Samurai Executioner (aka: Kubikiri Asa) Vol. #01 (

By:Eduardo M. Chavez
Review Date: Thursday, November 04, 2004
Release Date: Thursday, July 01, 2004

Creative Talent
Writer/Artist:Koike Kazuo/Kojima Goseki
Translated by:Dana Lewis
Adapted by:

What They Say
From the creators of Lone Wolf and Cub comes Samurai Executioner. Few know of this precursor to the legendary ronin saga, but before Koike and Kojima created Itto Ogami, they created Kubikiri Asa, better known to Lone Wolf readers as Decapitator Asaemon. If you remember the equal to Itto, bearer of the sword Onibocho, the man charged with the duty of testing the swords for the shogun, Samurai Executioner is based on the decapitator himself, in life before his fatal duel with Lone Wolf. Expect the same legendary drama, frantic action, and stoic samurai stature, combined with the exemplary art and storytelling that made Lone Wolf and Cub one of the most popular and influential comic books in the world!

The Review
Printed to reflect the format of the sequel, Lone Wolf and Cub, Samurai Executioner is printed in a bunko sized book in left-to-right format. With this title having been flipped, there are a few errors like mirrored kanji and swords in the wrong hands that pop up now and then (actually Dark Horse corrects the kanji problems after the first chapter). It sure is frustrating to see new manga still flipped; however, Dark Horse representatives have stated that this should be their last new title formatted this way. I hope it is. On the cover, there is a panel image of the main character, Yamada Yoshitsugu. The black and white image is framed between the logo and the artist info. The opposite cover has another small image of Yamada beneath a long volume description. Inside the printing looks clean. A few pages at the start of the GN are a little when compared to the rest of the book, though. Dark Horse provides some good cultural/term notes at the end of the GN, followed by profiles on Koike and Kojima.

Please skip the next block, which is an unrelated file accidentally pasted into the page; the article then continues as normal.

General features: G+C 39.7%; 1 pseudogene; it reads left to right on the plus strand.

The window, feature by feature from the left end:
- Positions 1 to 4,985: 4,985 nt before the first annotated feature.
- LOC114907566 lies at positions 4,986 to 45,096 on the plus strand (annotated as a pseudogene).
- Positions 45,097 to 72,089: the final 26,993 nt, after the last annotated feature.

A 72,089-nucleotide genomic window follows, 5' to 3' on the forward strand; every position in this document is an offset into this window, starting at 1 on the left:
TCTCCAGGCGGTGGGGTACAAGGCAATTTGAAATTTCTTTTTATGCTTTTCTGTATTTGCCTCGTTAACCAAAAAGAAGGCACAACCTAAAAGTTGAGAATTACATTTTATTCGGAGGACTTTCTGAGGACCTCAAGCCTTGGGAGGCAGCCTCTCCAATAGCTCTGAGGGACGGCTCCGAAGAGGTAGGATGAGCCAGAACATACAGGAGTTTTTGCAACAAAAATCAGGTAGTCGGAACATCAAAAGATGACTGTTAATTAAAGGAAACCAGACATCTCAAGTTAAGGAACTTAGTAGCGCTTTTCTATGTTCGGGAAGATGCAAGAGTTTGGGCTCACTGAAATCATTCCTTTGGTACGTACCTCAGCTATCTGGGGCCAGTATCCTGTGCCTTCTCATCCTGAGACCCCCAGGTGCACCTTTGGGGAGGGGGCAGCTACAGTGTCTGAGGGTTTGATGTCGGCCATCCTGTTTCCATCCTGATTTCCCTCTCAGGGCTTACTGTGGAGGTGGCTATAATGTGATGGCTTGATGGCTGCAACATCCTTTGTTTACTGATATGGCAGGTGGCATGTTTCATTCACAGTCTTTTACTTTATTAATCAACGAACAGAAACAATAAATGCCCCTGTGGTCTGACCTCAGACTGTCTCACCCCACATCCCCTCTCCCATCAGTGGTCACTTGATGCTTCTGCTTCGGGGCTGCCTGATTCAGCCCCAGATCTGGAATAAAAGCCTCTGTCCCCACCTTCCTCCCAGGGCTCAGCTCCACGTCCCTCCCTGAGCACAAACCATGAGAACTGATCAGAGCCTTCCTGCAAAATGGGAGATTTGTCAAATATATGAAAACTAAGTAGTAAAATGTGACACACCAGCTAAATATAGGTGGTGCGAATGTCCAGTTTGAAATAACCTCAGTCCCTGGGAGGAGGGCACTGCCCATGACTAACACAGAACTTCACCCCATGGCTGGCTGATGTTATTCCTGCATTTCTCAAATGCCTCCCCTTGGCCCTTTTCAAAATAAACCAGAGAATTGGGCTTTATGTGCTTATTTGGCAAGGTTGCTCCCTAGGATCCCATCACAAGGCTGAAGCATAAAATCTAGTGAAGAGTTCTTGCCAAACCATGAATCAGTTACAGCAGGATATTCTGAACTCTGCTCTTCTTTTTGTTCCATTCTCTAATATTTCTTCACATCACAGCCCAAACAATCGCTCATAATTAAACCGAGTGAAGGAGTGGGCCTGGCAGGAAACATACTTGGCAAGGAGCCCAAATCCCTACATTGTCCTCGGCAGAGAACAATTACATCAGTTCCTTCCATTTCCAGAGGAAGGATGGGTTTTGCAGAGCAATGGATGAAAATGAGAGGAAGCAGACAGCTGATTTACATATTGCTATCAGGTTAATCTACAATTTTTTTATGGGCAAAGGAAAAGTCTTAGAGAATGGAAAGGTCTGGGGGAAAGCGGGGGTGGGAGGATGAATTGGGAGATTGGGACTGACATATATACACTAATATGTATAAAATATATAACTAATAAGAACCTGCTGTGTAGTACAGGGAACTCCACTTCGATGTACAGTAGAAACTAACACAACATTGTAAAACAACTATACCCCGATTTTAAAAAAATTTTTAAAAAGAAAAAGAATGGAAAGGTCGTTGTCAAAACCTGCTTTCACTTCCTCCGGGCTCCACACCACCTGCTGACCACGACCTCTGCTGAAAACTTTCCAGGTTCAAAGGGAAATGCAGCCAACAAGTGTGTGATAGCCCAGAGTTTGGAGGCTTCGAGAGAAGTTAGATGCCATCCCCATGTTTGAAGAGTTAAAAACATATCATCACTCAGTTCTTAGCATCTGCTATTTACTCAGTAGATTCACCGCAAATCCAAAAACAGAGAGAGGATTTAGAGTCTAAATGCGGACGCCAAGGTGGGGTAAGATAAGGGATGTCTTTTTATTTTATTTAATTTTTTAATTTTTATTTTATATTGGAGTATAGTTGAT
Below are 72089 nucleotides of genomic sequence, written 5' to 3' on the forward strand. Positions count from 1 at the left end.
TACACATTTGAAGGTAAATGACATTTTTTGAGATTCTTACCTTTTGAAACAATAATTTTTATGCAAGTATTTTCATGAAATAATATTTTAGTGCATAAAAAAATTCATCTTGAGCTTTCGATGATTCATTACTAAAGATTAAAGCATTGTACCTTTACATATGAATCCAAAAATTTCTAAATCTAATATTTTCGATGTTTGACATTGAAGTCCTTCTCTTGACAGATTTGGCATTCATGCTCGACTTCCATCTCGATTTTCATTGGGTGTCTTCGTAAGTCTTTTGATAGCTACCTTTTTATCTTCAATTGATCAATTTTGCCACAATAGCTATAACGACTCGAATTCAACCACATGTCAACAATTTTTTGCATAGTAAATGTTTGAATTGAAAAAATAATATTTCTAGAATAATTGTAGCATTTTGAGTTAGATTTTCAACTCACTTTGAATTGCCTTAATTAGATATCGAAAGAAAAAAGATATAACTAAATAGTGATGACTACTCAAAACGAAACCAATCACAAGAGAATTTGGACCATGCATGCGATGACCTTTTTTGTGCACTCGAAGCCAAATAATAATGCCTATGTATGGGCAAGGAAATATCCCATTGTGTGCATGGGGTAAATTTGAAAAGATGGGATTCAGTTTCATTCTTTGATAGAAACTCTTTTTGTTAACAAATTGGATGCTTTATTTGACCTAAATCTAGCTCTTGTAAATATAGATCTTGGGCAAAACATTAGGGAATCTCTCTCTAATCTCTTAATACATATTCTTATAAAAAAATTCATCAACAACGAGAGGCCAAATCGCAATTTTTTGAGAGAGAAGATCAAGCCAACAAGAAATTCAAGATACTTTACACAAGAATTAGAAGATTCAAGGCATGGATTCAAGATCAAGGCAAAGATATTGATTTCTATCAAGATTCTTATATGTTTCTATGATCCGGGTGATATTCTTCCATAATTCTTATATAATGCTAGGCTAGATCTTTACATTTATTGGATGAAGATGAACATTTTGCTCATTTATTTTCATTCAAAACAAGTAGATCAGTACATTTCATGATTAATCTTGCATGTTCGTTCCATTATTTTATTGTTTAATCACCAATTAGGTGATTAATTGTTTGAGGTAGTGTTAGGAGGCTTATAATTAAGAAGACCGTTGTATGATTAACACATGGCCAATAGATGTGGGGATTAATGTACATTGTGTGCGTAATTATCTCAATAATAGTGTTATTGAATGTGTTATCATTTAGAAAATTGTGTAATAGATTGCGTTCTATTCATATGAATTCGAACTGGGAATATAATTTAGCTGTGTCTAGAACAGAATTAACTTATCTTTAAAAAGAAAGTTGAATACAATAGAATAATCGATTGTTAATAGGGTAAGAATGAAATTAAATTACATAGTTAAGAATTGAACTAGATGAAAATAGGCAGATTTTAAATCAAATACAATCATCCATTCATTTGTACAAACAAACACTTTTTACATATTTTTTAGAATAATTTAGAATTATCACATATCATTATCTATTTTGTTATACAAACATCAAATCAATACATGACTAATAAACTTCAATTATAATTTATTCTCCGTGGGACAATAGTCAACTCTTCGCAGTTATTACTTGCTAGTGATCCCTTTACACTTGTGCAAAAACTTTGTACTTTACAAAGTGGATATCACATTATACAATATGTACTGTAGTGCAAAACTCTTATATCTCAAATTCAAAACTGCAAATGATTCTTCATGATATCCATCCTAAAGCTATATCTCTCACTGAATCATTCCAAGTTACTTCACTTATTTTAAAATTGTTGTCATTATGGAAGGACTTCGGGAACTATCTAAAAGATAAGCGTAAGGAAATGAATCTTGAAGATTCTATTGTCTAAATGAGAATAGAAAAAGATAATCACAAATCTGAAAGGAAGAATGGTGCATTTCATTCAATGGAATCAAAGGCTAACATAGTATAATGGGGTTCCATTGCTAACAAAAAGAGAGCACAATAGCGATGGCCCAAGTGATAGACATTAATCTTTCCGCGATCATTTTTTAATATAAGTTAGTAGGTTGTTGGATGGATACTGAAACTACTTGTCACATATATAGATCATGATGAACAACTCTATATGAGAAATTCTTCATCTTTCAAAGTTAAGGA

Kojima's art style is based in realism. He draws in very detailed facial features and expressions to make these violent characters appear more human. Even a killing machine like Yamada is occasional caught up in emotion and those subtle changes are drawn in with strong lines without the help of screen tone. Backgrounds are always present. They are always drawn in with detail and because of the nature of this series, backgrounds are vital to the storylines. The layout is presented like a cinematic storyboard. Panels do not come in fancy sizes or shapes, but the variety of perspectives and point of views come with high frequency. Close-ups, two-page spreads, first- second- and third-person views can occasionally be seen on a single page. Wow!

Dana Lewis' translation is great. He maintains the original feel of the writing through a variety of techniques. First, he keeps names in their original order. He also keeps honorifics and job titles in tact. So to best distinguish social status and relationships "-sama", "-san", "-dono" are all left in. They also have terms like "bugyo" (administrator) and "sensei" (masters of specific skills) that will aide in showing the authority and respect some characters command. These two concepts can give the reader a better sense of the subtleties of Japanese language and culture. Language is heavily related to status and the way these characters address each other and how their speech changes with every person they meet can help the reader associate with the era better. Lewis also keeps many Japanese terms in the dialogue. Most of them are immediately translated within the conversation, but some are further fleshed out in a glossary of terms at the end of the GN. Being a dialogue heavy title with a good amount of action and detailed art, there are very few SFX to be found. For the amount of action I was shocked at how little there was. Fortunately, Dark Horse is very good at retouch work. The SFX are all overlaid with translations that are done in a similar shape to the original. They never seem to compromise art, as well (but that is because Kojima decided not to with his).